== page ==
You are Here: Home

# Mechanics/Dynamics Question

Announcements Posted on
Take our survey to be in with the chance of winning a £50 Amazon voucher or one of 5 x £10 Amazon vouchers 28-05-2016
First of all l don't understand the last line and don't know how to do part a of the question.

A horizontal force of magnitude 20N acts on a block of mass 1.5kg, which is in equilibrium resting on a rough plane inclined at 30 degrees to the horizontal. The line of action of the force is in the same vertical plane as the line of greatest slope of the inclined plane.

a) find the magnitude and direction of the frictional force acting on the block.

2. What does your working out look like?
3. Well... i don't really know when to start.
It says that the block is in equilibrium so i can't use uR.
Hmm so don't know what to do, grrr
4. (Original post by MathsBoy94)
It says that the block is in equilibrium so i can't use uR.
5. Draw the block with all the forces on (weight, friction, normal, applied force) then resolve parallel and perpendicular to the plane
6. In fact, I think you only need to resolve parallel to plane
7. i have, but friction is unknown
8. Ohhh Don't Worry I Got The Right Answer.
9. By resolving the perpendicular forces
10. (Original post by MathsBoy94)
First of all l don't understand the last line and don't know how to do part a of the question.

A horizontal force of magnitude 20N acts on a block of mass 1.5kg, which is in equilibrium resting on a rough plane inclined at 30 degrees to the horizontal. The line of action of the force is in the same vertical plane as the line of greatest slope of the inclined plane.

a) find the magnitude and direction of the frictional force acting on the block.

The below diagram might help:

11. (Original post by MathsBoy94)
By resolving the perpendicular forces
I think you only need to resolve parallel
12. (Original post by raheem94)
The below diagram might help:

Thanks, I did the first one.
On the second one it wanted me to find the normal reaction between the plane and the block.

The books says -2.7N
and i got 22.7N

Am not sure about the book
13. It is 22.7 if the horizontal force acts to the right as shown but it is -2.7 if it acts to the left
14. (Original post by leapingfrog)
It is 22.7 if the horizontal force acts to the right as shown but it is -2.7 if it acts to the left
I know but here is the diagram the book gives me next to the question
which shows the horizontal force pushing the block to the right.
Attached Thumbnails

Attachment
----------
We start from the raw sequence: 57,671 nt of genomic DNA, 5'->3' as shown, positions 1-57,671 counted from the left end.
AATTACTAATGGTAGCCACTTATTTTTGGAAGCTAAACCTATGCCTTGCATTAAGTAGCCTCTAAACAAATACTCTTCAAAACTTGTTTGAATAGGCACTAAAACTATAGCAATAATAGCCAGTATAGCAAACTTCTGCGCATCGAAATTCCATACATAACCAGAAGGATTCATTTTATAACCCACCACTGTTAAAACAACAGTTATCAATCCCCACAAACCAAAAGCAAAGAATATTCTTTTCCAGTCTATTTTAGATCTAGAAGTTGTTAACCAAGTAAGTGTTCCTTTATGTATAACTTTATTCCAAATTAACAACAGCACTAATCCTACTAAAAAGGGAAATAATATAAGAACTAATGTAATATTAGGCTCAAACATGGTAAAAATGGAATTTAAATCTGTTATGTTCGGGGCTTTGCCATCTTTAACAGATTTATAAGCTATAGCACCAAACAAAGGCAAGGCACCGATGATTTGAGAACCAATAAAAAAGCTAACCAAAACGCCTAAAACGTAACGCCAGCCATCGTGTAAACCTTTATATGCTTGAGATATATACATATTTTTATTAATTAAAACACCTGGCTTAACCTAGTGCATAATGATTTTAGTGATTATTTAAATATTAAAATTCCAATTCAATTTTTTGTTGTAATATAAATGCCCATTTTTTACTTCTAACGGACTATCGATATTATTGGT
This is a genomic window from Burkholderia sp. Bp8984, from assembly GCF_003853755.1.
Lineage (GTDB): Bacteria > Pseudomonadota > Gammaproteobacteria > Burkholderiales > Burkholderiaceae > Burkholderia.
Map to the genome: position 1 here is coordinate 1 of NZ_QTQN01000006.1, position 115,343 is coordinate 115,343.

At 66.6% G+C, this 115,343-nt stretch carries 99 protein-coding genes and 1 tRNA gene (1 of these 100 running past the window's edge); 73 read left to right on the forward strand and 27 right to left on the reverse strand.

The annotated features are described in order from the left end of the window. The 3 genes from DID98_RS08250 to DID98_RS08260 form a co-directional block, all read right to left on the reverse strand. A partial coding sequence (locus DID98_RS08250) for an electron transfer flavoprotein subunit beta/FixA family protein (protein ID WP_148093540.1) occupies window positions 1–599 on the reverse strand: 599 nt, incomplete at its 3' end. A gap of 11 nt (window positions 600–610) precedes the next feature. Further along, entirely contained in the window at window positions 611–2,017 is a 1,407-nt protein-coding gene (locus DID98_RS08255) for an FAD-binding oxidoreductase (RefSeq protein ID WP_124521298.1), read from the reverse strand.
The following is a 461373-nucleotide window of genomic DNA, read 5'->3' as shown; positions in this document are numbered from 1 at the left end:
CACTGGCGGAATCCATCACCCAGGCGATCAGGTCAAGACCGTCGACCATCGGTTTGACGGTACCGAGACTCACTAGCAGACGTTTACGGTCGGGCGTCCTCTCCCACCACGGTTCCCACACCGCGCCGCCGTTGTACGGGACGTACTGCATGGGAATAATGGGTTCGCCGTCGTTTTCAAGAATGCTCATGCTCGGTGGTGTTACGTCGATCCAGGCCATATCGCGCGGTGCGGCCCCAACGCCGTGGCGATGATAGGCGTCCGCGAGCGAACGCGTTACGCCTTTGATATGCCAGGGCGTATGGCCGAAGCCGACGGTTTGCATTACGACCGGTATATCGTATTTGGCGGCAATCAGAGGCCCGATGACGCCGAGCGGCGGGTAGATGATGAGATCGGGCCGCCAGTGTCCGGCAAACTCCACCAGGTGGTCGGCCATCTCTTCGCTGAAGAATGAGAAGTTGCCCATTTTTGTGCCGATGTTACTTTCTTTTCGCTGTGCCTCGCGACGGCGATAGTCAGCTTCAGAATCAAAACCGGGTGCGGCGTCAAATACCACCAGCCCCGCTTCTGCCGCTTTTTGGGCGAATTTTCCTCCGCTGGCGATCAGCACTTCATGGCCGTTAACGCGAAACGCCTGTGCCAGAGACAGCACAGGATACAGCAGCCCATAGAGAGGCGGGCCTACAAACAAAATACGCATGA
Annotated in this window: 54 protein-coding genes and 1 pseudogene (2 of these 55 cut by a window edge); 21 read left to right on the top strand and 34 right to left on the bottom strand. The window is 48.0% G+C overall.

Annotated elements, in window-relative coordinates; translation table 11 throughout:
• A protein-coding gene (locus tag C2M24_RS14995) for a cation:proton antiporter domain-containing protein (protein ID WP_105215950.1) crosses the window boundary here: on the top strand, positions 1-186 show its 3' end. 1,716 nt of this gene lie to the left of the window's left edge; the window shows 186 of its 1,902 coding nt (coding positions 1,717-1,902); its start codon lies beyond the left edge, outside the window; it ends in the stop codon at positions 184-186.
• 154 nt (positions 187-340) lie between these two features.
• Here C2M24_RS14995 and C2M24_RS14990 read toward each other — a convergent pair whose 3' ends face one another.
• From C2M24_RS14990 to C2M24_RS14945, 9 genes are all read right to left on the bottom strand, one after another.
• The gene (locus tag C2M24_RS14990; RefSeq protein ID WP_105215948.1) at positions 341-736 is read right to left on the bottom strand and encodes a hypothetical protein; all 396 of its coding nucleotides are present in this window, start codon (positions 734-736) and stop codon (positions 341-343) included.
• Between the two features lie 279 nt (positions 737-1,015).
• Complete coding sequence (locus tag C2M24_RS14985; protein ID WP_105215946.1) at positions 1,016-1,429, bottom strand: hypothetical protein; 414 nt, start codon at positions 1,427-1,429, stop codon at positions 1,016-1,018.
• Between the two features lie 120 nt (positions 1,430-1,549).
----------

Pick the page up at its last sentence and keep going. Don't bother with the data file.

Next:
15. It is 22.7
16. (Original post by MathsBoy94)
I know but here is the diagram the book gives me next to the question
which shows the horizontal force pushing the block to the right.
Its a mistake in the book. I have seen it. The answer at the back is -2.7 but the answer in the solution bank is 22.7.

See the image from the solution bank:

17. (Original post by raheem94)
Its a mistake in the book. I have seen it. The answer at the back is -2.7 but the answer in the solution bank is 22.7.

See the image from the solution bank:

If you know this then then you know in the second question after that there is also a mistake on question 10 can you please check to verify where i got 145.7 instead of 102 as it says in the book.
18. (Original post by MathsBoy94)
If you know this then then you know in the second question after that there is also a mistake on question 10 can you please check to verify where i got 145.7 instead of 102 as it says in the book.
The answer for it is 102N.

Both book and solution bank say the answer to be 102 and i also did it my self to ensure it, i get 102.

Post your working, so that i can correct you.
19. (Original post by raheem94)
The answer for it is 102N.

Both book and solution bank say the answer to be 102 and i also did it my self to ensure it, i get 102.

Post your working, so that i can correct you.
I got T-22gsin35-(0.125x22gcos35) = 0
20. (Original post by MathsBoy94)
I got T-22gsin35-(0.125x22gcos35) = 0

Why did you took the friction to be negative?

The particle is at the point of sliding down the plane, so the friction should act upwards because friction always opposes motion.

Do you get it?

## Register

Thanks for posting! You just need to create an account in order to submit the post
1. this can't be left blank
2. this can't be left blank
3. this can't be left blank

6 characters or longer with both numbers and letters is safer

4. this can't be left empty
1. Oops, you need to agree to our Ts&Cs to register

Updated: April 1, 2012
TSR Support Team

We have a brilliant team of more than 60 Support Team members looking after discussions on The Student Room, helping to make it a fun, safe and useful place to hang out.

This forum is supported by:
Today on TSR

### Don't be a half-term hermit

How to revise this week and still have a life

Poll
Useful resources

### Maths Forum posting guidelines

Not sure where to post? Read here first

### How to use LaTex

Writing equations the easy way

### Study habits of A* students

Top tips from students who have already aced their exams